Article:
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Windows Installer at a Glance

Windows Installer is Microsoft's preferred method for installing, updating, and removing software programs. Every Windows Installer package includes an .msi file that describes the files, registry entries, shortcuts, and other elements required to install, update, or remove a software program. These files are commonly used for distributing installable packages. They're also used in software installation Group Policy Objects (GPOs).

When used in software installation GPOs, .msi files provide the best way to install software programs on computers in an Active Directory (AD) organizational unit (OU). When a machine boots up, its Group Policy Software Installation Client-Side Extension (CSE) checks for software programs and automatically installs or upgrades the software configured in the GPO. For example, I use a GPO on my company's network to install or upgrade Adobe Flash Player when new versions are released. (Users can't do this themselves because they don't have administrative privileges.)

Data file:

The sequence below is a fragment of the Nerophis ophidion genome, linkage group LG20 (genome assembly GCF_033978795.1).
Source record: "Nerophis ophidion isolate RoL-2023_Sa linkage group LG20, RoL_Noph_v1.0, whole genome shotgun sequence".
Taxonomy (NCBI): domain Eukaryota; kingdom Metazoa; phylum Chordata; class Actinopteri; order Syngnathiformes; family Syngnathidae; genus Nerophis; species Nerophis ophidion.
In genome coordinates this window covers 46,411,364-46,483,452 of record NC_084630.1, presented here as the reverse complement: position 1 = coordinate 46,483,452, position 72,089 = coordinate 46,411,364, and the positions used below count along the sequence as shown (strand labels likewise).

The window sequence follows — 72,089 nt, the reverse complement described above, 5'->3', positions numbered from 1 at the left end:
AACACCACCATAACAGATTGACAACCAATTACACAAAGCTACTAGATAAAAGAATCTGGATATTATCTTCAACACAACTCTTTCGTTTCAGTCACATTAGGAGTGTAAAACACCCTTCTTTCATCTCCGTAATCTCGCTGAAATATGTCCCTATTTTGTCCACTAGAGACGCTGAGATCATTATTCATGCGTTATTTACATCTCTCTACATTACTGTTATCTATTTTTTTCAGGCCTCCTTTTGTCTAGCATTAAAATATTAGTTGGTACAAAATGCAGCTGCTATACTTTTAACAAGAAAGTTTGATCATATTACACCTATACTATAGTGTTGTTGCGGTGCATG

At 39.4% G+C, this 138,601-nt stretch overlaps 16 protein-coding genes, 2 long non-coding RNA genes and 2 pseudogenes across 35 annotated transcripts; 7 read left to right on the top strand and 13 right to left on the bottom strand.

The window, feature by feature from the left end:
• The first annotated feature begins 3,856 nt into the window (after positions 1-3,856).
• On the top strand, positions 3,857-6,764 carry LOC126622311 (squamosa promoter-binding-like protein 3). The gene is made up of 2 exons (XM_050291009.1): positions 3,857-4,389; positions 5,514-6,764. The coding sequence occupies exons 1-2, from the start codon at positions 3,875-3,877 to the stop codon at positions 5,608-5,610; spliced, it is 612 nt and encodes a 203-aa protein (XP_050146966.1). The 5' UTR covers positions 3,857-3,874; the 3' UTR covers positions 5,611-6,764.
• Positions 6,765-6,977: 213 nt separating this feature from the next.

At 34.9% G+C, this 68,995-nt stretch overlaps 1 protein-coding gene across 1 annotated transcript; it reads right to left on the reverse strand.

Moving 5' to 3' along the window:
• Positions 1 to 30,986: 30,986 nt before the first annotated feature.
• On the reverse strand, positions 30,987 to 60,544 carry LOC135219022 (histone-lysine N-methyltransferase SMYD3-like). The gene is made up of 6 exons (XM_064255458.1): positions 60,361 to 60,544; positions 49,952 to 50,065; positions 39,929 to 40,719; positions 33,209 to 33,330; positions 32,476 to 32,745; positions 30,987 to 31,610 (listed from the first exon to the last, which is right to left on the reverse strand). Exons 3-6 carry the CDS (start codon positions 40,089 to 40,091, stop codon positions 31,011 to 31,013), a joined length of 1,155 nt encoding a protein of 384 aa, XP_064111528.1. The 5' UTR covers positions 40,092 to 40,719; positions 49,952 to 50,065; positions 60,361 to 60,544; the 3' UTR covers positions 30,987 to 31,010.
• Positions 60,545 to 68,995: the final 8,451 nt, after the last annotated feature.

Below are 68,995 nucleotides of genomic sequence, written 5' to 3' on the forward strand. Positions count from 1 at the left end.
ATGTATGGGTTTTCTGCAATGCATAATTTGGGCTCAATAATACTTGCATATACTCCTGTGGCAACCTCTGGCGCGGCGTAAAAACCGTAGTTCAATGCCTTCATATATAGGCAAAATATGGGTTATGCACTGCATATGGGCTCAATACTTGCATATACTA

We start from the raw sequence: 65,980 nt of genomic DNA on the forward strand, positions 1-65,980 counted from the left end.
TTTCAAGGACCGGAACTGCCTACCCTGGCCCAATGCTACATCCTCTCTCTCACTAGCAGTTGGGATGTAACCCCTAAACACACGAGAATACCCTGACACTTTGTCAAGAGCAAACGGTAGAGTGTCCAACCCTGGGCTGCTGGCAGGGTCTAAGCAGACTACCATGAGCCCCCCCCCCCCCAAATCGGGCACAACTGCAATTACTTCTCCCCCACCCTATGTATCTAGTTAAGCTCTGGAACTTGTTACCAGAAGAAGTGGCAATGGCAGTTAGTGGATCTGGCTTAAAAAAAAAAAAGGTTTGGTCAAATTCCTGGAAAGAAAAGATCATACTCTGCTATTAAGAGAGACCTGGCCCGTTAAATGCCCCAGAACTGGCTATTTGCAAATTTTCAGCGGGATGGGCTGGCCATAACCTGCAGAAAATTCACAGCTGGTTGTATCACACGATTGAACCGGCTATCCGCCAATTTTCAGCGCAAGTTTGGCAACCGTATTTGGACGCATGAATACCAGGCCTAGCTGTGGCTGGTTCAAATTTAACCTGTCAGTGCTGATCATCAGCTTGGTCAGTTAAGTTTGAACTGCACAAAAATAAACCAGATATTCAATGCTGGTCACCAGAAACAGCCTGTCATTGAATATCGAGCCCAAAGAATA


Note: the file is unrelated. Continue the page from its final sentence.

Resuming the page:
An .msi file is actually a database file, so it consists of tables. One of the most informative tables is the Property table because it contains information about the software programs to be installed, upgraded, or removed. You can view an .msi file's Property table (as well as all the other tables) with Orca, a database table editor for creating and editing Windows Installer packages. Note that Orca isn't installed by default in Windows OSs (it's part of the Windows SDK), so it might not be installed on your machine. For more information about Windows Installer, see "Inside Windows Installer".

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